[Web-SIG] Re: Preferred set of WSGI servers
ianb at colorstudy.com
Fri Apr 29 18:53:30 CEST 2005
Peter Hunt wrote:
> Actually, I think a mod_wsgi for Apache and IIS would be one of _the_
> most important things for WSGI. I think that it would search for a
> __wsgi__.py file (or maybe something with a better name) which would
> expose a WSGI application named "application" that would handle requests
> for the directory in which it exists. This would allow a user to simply
> drop a file on the webserver and have it work. It would be excellent for
> shared hosting solutions.
Would it? From what I can tell, mod_php is very popular in shared
hosts, but neither mod_python nor mod_perl are. I don't think mod_*
makes it necessarily host-friendly. But from what I can tell of
mod_python, it would be relatively easy to have something like .wsgi
files, and give them a handler that runs them as WSGI apps.
I can imagine a good setup for hosts being one based on forking per-user
processes, which is adaptive primarily to scale down -- e.g., a largely
dorman app could have 1 or even 0 processes running (at 0 it becomes
similar to CGI, but presumably the process would stay around for some
time to respond to subsequent requests). The "scaling down" scenario I
often think about would be a email contact form -- one of those things
that has to be an app, can be implemented and deployed separately from
other aspects of the site, and yet it's clear waste of resources to keep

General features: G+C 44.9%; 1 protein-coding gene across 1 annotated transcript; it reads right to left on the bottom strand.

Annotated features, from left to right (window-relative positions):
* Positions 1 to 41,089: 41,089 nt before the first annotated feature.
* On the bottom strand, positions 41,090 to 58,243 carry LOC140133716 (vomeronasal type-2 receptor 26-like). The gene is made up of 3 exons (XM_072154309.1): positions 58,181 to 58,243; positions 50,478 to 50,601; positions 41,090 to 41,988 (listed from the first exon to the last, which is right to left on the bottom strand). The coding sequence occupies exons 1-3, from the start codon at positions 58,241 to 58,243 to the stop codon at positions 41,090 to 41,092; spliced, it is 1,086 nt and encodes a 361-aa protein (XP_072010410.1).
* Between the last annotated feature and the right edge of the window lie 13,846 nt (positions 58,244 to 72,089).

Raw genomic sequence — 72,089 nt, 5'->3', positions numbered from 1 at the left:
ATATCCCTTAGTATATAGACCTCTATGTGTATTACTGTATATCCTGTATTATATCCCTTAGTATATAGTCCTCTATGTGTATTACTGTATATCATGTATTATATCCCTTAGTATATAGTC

a process always around to respond to such requests. Though it's
actually someplace where CGI would work just fine; but lets say you
don't want to educate the developer about when they might want to use
other deployment strategies (which is a rather complex discussion
really, that would be better avoided by providing one really good
strategy and telling everyone to use it).
Maybe mod_python is appropriate for that kind of situation, I'm not
sure. It could also be implemented with a second, single process that
was developed and deployed separately from Apache.
As for IIS and ISAPI, I can't say I really know what the archicture of
that system is, so I don't know. Oh, but that does remind me of another
WSGI server: ASP. Though I remember vaguely this came up before and it
seemed infeasible because ASP didn't support anything like PATH_INFO.
Oh well, I can't remember now.
Ian Bicking / ianb at colorstudy.com / http://blog.ianbicking.org
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